With recent rumors about Honduras possibly adopting Bitcoin as a Legal Tender (which later were dismissed by Honduras Central Bank), and the widely known Bitcoin Law that was passed in El Salvador almost turning one year old next June, we thought that it would be helpful to explain what is the current legal tender status, what does it mean for everyday citizens and why it is crucial for Crypto mass-adoption.
What is a “Legal Tender”?
A legal tender is anything recognized by law as a means to settle a public or private debt or meet a financial obligation, including tax payments, contracts, and legal fines or damages. Through their central banks or federal reserves, this status is granted by governments to their national currencies to allow citizens to satisfy legal obligations in their jurisdictions.
Legal tenders are tools used to settle economic obligations, but this does not imply that the merchant or debtor is obliged to accept the offered payment. If you contribute to fully paying off a debt to someone in a legal tender, they can’t sue you for failing to repay, as indicated by the Bank of England. When a currency acquires the legal tender status, citizens of said State can conduct formal operations with the financial or banking system, such as repay a mortgage using crypto; pay taxes, fines, and other government tariffs; or grant them bail in a judicial process.
Countries where Crypto is Legal Tender
Only one country in the world has officially recognized a cryptocurrency as legal tender. On June 9, 2021, the Legislative Assembly of El Salvador passed the well-known and revolutionary “Bitcoin Law,” which came into effect on September 7, 2021, granting the first crypto the category of legal tender and becoming the first country to do. This regulation sparked interest in the whole community, dragging more Countries to consider making Bitcoin a legal tender that happened including Panama, Paraguay, and, very recently, Ukraine. Although some of these countries have declined this possibility in the meantime, the conversation is on the table, and sooner or later, more States will get on board it officially. This decentralized payment network might allow its citizens to settle obligations and transactions.
On the opposite pole, we find other jurisdictions where we can hold, exchange, or use cryptocurrencies is entirely illegal and won’t allow transactions occurring with digital assets like Egypt, China, Nepal, or Bangladesh. According to Investopedia, there are 42 countries with implicit bans on specific cryptocurrencies and 9 with absolute prohibitions as of November 2021. Most of these restrictions are based on investor and consumer protection due to the highly volatile nature of digital assets or concerns about their use as money laundering or financing of terrorism tools. Still, they fail to comprehend that not all cryptos or blockchain-based projects are the same, and restricting their citizens from developing and participating in this new decentralized, permissionless, and censorship-resistance ecosystem could be more harmful than beneficial.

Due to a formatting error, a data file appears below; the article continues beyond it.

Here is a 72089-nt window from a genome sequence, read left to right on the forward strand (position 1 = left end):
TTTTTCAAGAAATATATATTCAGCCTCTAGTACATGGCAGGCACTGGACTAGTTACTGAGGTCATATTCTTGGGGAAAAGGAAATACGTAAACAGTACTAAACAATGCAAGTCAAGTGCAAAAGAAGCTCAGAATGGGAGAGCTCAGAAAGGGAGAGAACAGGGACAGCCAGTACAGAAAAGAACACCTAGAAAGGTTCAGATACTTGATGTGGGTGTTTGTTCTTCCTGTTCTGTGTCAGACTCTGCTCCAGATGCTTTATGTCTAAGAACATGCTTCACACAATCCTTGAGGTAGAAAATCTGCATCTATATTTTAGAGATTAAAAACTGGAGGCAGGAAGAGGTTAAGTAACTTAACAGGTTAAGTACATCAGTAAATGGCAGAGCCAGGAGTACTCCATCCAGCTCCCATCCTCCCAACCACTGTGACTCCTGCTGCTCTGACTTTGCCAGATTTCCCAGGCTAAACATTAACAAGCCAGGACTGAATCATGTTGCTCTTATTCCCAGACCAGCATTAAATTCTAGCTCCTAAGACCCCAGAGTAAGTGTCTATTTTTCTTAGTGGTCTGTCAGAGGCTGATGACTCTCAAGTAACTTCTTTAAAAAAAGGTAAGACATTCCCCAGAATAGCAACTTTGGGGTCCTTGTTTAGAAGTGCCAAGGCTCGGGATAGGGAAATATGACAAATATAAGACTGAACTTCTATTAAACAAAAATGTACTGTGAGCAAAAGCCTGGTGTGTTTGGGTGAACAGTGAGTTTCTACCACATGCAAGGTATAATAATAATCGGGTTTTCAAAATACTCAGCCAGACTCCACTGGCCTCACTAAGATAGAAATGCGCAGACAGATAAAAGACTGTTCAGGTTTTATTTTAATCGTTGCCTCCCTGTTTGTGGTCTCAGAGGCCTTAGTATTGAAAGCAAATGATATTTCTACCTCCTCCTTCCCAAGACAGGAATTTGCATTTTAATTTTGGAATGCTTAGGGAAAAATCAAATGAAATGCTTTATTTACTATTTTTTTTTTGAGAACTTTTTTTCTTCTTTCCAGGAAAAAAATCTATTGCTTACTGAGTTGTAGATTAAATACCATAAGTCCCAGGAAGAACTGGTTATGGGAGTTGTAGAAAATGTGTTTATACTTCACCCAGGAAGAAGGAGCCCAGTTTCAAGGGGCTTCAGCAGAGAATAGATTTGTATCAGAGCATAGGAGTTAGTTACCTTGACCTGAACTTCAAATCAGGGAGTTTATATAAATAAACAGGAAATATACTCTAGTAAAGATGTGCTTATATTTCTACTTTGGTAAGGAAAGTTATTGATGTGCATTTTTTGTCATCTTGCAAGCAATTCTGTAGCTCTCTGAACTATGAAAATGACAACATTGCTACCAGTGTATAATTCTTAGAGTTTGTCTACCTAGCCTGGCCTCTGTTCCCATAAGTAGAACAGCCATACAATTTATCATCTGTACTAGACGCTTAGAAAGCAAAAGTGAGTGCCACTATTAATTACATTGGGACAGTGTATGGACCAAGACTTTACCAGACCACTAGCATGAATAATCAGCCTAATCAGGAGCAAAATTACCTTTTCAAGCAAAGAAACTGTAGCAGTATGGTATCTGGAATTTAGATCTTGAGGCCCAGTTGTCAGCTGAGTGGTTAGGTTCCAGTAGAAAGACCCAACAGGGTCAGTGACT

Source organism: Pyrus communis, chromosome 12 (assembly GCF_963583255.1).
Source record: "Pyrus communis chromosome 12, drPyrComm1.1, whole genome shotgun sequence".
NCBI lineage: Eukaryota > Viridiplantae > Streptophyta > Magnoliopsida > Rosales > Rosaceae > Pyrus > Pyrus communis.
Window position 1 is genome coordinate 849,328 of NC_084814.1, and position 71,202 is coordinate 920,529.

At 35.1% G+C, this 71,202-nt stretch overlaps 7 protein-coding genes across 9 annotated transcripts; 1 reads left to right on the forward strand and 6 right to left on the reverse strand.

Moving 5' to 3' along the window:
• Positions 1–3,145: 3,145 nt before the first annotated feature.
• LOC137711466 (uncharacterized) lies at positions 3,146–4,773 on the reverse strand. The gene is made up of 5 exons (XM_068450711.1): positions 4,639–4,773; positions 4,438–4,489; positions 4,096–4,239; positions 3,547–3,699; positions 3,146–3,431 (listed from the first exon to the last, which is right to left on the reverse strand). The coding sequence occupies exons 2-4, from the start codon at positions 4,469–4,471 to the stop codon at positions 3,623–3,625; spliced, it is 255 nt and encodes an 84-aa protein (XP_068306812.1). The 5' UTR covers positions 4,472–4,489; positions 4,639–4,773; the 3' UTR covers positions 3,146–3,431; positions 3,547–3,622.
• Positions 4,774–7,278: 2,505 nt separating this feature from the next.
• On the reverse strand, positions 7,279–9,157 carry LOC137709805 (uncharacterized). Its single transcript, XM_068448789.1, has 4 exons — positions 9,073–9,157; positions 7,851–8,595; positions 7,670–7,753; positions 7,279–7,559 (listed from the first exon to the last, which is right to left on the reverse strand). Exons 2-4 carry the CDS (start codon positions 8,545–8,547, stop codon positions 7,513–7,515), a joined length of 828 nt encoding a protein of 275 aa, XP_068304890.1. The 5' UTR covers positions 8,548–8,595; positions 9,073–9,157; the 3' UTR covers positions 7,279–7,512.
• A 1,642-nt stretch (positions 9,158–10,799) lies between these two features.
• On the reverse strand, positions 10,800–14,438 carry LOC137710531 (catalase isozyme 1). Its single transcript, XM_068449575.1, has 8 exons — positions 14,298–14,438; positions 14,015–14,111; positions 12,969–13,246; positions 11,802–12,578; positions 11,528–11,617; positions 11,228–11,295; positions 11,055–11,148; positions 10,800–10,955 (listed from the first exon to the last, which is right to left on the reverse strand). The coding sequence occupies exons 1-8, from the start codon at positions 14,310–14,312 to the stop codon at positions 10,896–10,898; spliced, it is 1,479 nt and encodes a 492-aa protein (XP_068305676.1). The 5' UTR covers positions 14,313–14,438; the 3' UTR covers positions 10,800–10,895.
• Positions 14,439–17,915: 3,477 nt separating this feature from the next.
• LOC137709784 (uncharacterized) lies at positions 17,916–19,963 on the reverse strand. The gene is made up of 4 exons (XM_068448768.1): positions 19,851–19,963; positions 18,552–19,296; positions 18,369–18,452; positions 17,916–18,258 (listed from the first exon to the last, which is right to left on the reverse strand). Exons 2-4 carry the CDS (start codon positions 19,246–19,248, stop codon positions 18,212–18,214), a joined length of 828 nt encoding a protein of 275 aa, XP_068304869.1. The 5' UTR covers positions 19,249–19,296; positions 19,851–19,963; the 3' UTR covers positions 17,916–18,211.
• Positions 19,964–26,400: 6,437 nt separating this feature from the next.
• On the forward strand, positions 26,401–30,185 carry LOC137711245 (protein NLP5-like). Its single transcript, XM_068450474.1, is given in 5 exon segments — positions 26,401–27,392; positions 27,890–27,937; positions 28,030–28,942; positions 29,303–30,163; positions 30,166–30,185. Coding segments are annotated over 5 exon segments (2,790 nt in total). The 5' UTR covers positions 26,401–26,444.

The legal tender status does not grant sacred permission to the bearer to settle his debts, but it is vital for crypto mass adoption. A shopkeeper can still refuse to accept a €100 note if you are going to buy a can of soda, and it is within his rights. But if you are going to pay €1,000 for your rent and the landlord refuses to accept it, the landlord cannot take any legal action by refusing to accept the money for settling your debt. This is what legal tender means. If cryptos are granted the category, it does not mean that all merchants or creditors are unconditionally obliged to accept them as a payment method. Instead, it offers an additional possibility to meet these obligations. The principle of the Pacta sunt servanda (“the contract is a law between the parties”) will always govern contractual relations. If the parties decide to accept dollars, euros, pesos, or crypto as a method of payment to settle their obligations, the law must be able to protect them during this transaction.